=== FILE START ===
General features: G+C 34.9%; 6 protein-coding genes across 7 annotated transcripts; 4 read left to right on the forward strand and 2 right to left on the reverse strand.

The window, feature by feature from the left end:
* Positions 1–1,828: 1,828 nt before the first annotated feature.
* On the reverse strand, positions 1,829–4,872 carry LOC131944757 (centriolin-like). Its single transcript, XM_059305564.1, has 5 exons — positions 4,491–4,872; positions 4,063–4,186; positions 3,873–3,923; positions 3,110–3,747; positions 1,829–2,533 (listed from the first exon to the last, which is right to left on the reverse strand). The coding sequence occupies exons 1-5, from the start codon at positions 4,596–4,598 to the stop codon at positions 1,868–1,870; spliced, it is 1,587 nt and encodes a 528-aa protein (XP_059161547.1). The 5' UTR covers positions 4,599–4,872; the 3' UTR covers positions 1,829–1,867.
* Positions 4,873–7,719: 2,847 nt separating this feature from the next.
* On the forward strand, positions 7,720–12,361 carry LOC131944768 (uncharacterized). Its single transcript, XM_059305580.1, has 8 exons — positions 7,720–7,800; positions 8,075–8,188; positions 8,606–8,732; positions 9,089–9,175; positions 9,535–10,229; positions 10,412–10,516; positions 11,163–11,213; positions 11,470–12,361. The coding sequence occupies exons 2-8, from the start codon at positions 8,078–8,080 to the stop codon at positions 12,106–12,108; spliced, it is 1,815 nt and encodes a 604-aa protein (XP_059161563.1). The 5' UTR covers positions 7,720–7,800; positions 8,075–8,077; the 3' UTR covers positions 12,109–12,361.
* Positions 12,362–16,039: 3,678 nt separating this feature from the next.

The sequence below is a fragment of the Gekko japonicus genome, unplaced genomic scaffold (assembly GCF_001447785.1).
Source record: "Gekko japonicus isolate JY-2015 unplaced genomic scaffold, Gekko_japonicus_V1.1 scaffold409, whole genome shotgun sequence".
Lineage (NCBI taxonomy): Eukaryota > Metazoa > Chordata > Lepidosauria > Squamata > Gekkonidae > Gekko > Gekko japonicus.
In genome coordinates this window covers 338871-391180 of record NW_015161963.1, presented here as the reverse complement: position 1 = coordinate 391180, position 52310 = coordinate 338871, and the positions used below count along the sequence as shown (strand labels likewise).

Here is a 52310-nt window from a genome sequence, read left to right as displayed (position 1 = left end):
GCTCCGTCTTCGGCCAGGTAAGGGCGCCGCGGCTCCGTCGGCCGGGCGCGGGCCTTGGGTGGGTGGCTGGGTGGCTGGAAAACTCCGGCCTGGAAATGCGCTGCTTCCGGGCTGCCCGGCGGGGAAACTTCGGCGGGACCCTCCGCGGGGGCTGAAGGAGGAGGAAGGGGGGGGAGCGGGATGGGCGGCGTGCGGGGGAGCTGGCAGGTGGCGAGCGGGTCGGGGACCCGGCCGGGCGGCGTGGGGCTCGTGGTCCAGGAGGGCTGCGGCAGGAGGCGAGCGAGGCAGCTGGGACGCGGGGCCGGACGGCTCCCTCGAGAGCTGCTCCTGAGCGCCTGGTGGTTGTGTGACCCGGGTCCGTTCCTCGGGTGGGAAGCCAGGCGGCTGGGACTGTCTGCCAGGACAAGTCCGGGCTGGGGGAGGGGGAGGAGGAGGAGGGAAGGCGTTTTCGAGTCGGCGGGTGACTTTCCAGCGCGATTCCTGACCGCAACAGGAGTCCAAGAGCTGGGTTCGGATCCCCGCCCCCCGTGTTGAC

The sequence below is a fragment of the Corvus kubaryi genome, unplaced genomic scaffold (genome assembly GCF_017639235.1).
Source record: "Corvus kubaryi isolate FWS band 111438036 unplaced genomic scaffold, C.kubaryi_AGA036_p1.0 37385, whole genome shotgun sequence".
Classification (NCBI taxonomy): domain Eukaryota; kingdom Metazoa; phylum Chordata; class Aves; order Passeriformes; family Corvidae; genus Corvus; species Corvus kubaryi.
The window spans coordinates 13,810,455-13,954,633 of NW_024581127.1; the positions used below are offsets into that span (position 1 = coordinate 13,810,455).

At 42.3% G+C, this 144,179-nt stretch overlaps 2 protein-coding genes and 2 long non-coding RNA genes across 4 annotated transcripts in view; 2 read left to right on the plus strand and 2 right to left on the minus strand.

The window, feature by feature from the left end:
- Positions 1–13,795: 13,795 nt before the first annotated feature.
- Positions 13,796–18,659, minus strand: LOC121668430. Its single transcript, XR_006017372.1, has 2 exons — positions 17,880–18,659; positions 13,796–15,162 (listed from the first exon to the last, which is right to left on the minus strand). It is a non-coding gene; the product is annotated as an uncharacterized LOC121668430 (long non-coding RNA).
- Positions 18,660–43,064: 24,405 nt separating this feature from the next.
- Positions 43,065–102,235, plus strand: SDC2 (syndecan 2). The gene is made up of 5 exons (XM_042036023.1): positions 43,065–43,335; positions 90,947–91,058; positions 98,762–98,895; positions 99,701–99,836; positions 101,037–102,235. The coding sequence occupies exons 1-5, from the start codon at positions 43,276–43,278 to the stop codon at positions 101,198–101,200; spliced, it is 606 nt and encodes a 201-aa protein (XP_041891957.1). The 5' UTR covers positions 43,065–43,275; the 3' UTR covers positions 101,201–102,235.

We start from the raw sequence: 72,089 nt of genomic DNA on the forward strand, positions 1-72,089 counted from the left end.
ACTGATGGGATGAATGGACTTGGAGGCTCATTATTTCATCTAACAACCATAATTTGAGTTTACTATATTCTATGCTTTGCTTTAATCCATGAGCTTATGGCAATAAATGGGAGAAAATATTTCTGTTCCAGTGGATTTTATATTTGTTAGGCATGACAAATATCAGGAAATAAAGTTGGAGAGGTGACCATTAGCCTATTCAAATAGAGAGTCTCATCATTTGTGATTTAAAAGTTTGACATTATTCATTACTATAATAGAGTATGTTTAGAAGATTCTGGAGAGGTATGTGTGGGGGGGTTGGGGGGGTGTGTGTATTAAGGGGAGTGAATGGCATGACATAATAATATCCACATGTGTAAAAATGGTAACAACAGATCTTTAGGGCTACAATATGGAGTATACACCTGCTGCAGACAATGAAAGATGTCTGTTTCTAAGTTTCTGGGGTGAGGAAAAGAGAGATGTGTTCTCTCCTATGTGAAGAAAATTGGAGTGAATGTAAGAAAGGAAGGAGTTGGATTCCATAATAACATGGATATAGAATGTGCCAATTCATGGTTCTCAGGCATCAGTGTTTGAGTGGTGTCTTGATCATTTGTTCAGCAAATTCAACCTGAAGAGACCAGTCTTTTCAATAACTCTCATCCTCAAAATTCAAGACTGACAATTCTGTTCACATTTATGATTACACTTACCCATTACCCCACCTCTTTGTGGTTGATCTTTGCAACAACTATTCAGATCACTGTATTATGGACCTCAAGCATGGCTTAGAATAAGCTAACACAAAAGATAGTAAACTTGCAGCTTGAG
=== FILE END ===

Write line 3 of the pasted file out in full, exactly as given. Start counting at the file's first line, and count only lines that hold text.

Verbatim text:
* Positions 1–1,828: 1,828 nt before the first annotated feature.